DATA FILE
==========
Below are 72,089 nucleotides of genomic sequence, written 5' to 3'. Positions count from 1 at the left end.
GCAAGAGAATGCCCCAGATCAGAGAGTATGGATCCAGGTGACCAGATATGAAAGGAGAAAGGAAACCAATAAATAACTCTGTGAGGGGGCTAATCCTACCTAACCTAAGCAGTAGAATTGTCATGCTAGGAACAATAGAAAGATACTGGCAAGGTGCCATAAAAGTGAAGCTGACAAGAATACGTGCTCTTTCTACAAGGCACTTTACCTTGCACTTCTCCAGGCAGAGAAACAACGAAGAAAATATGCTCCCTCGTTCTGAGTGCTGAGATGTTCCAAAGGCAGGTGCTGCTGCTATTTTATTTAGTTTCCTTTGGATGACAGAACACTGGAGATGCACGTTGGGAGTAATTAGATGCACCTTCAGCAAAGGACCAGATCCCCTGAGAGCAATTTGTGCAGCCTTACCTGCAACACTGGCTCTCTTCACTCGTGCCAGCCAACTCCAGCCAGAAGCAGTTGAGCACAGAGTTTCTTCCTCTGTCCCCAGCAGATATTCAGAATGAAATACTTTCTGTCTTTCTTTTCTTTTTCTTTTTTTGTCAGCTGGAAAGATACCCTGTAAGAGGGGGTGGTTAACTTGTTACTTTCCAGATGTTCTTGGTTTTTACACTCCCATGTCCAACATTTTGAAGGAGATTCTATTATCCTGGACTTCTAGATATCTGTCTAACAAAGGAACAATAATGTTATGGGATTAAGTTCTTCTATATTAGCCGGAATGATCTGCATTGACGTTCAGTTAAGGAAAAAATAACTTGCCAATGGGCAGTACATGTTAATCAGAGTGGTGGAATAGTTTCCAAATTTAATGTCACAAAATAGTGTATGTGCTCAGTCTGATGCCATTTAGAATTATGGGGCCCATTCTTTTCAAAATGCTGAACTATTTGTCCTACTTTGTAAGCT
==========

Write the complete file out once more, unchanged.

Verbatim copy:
Below are 72,089 nucleotides of genomic sequence, written 5' to 3'. Positions count from 1 at the left end.
GCAAGAGAATGCCCCAGATCAGAGAGTATGGATCCAGGTGACCAGATATGAAAGGAGAAAGGAAACCAATAAATAACTCTGTGAGGGGGCTAATCCTACCTAACCTAAGCAGTAGAATTGTCATGCTAGGAACAATAGAAAGATACTGGCAAGGTGCCATAAAAGTGAAGCTGACAAGAATACGTGCTCTTTCTACAAGGCACTTTACCTTGCACTTCTCCAGGCAGAGAAACAACGAAGAAAATATGCTCCCTCGTTCTGAGTGCTGAGATGTTCCAAAGGCAGGTGCTGCTGCTATTTTATTTAGTTTCCTTTGGATGACAGAACACTGGAGATGCACGTTGGGAGTAATTAGATGCACCTTCAGCAAAGGACCAGATCCCCTGAGAGCAATTTGTGCAGCCTTACCTGCAACACTGGCTCTCTTCACTCGTGCCAGCCAACTCCAGCCAGAAGCAGTTGAGCACAGAGTTTCTTCCTCTGTCCCCAGCAGATATTCAGAATGAAATACTTTCTGTCTTTCTTTTCTTTTTCTTTTTTTGTCAGCTGGAAAGATACCCTGTAAGAGGGGGTGGTTAACTTGTTACTTTCCAGATGTTCTTGGTTTTTACACTCCCATGTCCAACATTTTGAAGGAGATTCTATTATCCTGGACTTCTAGATATCTGTCTAACAAAGGAACAATAATGTTATGGGATTAAGTTCTTCTATATTAGCCGGAATGATCTGCATTGACGTTCAGTTAAGGAAAAAATAACTTGCCAATGGGCAGTACATGTTAATCAGAGTGGTGGAATAGTTTCCAAATTTAATGTCACAAAATAGTGTATGTGCTCAGTCTGATGCCATTTAGAATTATGGGGCCCATTCTTTTCAAAATGCTGAACTATTTGTCCTACTTTGTAAGCT